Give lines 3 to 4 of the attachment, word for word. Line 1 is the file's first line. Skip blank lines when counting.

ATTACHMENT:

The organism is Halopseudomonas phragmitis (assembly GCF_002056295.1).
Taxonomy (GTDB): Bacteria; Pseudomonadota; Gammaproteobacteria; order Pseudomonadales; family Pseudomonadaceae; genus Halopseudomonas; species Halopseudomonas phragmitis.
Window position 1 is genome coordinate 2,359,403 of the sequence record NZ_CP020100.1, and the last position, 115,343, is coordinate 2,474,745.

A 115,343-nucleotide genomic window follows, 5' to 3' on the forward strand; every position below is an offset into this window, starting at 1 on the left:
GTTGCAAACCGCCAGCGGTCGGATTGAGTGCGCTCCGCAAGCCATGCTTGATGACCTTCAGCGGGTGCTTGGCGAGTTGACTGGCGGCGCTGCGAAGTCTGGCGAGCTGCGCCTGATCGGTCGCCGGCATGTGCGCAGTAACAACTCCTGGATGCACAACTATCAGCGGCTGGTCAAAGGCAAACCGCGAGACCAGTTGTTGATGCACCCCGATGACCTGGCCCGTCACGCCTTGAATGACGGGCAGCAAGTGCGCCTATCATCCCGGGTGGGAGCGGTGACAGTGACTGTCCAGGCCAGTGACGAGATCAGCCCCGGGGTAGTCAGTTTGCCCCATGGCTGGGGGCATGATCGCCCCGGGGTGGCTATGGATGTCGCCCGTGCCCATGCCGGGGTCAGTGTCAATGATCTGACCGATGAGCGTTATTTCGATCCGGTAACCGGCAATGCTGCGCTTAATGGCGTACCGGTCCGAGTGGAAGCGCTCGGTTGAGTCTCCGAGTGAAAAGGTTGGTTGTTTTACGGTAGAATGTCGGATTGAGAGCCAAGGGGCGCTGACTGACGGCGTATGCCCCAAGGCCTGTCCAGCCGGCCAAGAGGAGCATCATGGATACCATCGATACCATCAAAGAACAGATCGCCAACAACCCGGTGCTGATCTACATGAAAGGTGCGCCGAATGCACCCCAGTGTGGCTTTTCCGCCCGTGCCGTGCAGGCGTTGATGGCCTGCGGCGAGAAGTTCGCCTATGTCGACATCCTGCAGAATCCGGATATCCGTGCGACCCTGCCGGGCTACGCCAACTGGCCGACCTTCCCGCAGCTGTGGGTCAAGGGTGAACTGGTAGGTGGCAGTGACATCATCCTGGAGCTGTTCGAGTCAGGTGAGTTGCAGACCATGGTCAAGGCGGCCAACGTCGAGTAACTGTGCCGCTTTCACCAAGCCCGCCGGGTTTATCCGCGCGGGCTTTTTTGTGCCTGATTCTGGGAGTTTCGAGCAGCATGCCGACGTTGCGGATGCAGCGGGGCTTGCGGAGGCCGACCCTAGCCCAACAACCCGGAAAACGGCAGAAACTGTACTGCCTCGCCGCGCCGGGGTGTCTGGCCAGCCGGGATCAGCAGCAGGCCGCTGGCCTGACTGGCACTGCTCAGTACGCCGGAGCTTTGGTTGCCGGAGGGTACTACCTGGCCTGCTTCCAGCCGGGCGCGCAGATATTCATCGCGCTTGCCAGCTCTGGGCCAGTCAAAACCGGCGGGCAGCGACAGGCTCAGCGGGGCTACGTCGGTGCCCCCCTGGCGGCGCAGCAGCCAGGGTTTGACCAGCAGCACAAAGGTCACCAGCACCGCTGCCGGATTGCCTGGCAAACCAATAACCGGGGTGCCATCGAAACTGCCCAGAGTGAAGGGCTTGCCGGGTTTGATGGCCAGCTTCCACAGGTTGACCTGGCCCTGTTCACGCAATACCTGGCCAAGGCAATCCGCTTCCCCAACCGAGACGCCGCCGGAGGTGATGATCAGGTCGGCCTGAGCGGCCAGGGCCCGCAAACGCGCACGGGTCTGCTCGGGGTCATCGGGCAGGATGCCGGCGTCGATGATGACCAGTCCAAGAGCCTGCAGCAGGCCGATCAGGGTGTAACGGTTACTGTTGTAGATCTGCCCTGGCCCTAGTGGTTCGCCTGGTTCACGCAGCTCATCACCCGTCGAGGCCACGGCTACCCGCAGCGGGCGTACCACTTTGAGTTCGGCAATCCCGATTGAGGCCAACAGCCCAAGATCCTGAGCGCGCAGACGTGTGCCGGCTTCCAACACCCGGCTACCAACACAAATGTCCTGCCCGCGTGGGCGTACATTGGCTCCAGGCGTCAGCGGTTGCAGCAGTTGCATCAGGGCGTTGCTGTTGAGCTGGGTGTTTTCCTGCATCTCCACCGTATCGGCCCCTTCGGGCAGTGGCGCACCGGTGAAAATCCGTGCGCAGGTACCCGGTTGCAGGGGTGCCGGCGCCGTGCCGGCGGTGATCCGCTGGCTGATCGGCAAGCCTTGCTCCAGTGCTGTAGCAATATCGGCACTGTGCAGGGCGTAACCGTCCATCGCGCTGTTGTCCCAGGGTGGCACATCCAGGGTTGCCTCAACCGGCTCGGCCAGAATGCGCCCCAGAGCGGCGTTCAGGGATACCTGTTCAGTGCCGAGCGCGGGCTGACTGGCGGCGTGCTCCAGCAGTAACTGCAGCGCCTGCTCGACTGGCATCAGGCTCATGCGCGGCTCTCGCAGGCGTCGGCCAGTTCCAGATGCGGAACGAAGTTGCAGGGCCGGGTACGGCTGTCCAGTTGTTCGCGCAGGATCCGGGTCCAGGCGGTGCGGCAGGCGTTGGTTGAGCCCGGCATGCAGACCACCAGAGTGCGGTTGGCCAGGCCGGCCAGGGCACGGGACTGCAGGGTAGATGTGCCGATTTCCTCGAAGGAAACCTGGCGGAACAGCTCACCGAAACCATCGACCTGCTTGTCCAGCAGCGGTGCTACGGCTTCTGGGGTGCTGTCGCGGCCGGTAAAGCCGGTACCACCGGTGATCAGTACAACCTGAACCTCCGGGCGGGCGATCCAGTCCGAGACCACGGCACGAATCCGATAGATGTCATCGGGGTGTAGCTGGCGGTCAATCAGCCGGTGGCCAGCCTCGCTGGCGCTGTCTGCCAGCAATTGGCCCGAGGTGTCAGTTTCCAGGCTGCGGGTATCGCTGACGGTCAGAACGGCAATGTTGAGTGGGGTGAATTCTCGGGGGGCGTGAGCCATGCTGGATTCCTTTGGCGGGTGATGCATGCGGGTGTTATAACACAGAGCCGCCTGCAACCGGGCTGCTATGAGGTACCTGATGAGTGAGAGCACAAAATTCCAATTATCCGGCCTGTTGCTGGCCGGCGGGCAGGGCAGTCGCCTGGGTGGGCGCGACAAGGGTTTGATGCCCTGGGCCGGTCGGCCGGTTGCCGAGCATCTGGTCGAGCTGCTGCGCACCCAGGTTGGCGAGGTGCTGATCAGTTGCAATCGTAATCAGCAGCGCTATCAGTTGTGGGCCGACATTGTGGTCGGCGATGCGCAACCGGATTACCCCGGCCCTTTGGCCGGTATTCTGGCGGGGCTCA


Window position 1 is genome coordinate 2,359,403 of the sequence record NZ_CP020100.1, and the last position, 115,343, is coordinate 2,474,745.

A 115,343-nucleotide genomic window follows, 5' to 3' on the forward strand; every position below is an offset into this window, starting at 1 on the left: